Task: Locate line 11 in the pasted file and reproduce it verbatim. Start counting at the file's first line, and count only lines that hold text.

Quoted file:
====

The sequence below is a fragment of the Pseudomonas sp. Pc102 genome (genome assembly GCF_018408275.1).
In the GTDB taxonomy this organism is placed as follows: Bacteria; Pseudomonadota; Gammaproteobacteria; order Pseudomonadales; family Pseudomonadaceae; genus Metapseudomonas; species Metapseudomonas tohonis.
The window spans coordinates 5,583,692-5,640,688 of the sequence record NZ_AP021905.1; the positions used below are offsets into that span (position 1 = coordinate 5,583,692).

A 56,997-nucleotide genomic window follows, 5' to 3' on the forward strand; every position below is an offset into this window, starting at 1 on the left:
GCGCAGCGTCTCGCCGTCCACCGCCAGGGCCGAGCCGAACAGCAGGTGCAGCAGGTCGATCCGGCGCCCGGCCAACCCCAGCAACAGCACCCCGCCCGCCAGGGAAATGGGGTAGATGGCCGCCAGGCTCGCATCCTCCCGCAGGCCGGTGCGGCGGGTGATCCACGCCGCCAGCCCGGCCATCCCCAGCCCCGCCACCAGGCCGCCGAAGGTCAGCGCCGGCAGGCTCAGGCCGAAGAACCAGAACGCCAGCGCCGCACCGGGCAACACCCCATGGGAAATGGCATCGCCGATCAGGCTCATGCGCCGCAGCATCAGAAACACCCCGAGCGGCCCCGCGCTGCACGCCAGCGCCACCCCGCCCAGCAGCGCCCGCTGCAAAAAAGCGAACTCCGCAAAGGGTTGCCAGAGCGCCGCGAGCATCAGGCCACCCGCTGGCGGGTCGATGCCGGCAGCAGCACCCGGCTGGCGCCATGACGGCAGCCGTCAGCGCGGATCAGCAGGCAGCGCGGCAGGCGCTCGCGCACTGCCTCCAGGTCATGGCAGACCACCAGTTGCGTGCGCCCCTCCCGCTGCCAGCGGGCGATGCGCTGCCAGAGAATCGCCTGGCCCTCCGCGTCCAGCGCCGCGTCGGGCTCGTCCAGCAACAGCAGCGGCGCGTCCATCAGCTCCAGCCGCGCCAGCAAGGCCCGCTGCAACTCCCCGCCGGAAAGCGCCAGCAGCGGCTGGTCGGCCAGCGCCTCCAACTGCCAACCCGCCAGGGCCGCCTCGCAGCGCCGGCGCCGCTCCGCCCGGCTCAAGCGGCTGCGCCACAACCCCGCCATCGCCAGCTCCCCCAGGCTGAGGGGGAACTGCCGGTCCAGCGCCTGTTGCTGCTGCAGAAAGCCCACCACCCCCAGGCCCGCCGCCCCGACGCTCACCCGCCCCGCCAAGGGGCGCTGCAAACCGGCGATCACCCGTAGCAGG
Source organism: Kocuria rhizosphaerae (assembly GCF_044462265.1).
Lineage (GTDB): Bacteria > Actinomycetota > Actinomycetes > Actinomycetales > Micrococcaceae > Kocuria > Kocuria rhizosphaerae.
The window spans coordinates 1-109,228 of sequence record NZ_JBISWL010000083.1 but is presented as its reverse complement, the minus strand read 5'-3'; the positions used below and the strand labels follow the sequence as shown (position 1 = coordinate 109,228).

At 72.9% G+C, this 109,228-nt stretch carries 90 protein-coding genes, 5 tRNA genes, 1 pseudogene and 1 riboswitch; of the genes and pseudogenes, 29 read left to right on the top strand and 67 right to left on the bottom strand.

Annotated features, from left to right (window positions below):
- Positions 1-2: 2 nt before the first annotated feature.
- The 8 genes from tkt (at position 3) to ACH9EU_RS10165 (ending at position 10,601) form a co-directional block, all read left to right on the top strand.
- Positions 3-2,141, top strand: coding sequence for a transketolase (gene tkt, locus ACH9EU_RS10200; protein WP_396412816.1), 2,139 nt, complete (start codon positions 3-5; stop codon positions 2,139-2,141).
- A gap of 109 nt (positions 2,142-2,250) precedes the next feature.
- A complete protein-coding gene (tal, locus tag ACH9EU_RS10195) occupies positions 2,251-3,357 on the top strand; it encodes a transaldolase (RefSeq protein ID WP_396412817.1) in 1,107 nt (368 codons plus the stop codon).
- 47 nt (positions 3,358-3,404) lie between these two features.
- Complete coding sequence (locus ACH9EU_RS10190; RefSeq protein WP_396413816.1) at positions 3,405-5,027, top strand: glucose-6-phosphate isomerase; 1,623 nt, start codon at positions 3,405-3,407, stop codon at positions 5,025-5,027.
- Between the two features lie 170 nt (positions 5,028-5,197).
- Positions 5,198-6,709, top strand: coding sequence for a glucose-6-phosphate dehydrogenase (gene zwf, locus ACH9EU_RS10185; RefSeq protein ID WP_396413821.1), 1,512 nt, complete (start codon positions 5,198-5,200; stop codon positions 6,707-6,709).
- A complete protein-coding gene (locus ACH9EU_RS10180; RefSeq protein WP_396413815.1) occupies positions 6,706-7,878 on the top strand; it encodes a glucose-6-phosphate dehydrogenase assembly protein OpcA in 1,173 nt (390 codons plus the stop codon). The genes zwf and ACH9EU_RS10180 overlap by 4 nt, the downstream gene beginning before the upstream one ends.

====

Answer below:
- Positions 1-2: 2 nt before the first annotated feature.